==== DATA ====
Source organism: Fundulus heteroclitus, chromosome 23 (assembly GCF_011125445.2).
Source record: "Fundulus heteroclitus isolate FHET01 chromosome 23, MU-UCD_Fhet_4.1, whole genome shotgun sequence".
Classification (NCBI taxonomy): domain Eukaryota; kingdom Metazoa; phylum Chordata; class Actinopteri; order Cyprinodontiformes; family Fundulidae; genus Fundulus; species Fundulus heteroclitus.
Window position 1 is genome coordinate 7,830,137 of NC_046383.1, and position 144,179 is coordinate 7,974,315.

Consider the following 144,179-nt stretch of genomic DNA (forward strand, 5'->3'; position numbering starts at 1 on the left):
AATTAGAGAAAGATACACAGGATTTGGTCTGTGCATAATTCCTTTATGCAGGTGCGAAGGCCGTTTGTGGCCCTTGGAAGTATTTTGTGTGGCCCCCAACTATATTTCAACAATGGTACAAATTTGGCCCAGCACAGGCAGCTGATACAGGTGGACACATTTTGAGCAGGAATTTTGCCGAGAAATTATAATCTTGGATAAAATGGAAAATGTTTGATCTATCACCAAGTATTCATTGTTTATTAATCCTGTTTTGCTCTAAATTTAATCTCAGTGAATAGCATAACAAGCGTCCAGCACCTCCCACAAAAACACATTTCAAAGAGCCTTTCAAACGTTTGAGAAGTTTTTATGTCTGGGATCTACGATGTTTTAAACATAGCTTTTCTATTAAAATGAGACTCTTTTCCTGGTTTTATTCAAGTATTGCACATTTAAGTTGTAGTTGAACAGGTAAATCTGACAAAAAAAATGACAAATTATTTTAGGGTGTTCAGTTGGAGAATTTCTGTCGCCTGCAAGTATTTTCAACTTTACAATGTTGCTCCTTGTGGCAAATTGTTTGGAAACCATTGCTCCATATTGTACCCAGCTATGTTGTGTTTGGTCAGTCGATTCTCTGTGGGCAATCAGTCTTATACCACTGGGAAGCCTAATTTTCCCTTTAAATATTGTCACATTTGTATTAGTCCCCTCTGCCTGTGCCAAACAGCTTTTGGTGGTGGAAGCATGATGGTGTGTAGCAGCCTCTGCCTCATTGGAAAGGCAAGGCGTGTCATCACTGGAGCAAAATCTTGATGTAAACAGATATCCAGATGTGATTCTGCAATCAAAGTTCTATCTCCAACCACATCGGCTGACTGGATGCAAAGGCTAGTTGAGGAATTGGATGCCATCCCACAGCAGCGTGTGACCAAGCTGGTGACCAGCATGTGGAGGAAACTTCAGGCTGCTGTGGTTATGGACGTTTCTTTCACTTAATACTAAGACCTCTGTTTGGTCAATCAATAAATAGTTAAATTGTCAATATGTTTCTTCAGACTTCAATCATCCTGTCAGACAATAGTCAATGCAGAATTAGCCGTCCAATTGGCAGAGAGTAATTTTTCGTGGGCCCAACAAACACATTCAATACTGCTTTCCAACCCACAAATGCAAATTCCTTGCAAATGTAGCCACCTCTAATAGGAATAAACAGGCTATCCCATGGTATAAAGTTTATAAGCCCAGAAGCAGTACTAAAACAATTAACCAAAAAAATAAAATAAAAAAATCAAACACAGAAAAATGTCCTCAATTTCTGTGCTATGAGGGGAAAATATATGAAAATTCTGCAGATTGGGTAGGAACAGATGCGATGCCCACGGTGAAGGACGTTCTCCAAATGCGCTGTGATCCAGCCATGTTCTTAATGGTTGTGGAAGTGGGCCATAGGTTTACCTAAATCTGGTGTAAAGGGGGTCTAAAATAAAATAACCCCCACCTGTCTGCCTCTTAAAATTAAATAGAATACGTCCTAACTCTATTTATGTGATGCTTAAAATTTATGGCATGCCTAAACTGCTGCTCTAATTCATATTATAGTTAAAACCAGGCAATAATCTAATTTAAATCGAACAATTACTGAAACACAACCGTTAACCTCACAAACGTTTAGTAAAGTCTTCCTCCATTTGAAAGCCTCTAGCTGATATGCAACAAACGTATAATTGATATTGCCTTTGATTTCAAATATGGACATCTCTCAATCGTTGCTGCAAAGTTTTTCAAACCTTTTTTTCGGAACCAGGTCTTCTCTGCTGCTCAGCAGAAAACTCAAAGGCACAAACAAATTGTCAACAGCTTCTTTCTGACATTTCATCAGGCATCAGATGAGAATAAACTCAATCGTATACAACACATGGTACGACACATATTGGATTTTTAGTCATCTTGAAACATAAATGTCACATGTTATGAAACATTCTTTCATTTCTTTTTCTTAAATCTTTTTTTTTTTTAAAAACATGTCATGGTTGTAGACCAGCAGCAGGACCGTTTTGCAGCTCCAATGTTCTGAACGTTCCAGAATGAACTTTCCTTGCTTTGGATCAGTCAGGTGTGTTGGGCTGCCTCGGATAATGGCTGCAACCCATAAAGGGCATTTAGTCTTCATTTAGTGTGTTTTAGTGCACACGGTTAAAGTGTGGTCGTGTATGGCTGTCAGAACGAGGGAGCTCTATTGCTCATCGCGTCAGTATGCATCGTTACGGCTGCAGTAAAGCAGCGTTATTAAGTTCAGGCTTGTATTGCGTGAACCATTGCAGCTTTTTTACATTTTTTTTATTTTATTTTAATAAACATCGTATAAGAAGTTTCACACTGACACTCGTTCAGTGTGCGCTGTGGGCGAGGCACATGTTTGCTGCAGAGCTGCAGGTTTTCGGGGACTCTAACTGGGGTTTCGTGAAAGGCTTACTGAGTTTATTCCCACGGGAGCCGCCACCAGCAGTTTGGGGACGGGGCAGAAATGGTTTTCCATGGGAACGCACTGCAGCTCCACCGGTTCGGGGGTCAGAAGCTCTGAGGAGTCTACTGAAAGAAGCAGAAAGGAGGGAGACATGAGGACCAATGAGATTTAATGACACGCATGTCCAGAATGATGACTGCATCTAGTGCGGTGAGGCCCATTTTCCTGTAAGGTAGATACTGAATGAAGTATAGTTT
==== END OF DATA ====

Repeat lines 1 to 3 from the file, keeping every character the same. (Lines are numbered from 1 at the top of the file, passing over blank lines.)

Source organism: Fundulus heteroclitus, chromosome 23 (assembly GCF_011125445.2).
Source record: "Fundulus heteroclitus isolate FHET01 chromosome 23, MU-UCD_Fhet_4.1, whole genome shotgun sequence".
Classification (NCBI taxonomy): domain Eukaryota; kingdom Metazoa; phylum Chordata; class Actinopteri; order Cyprinodontiformes; family Fundulidae; genus Fundulus; species Fundulus heteroclitus.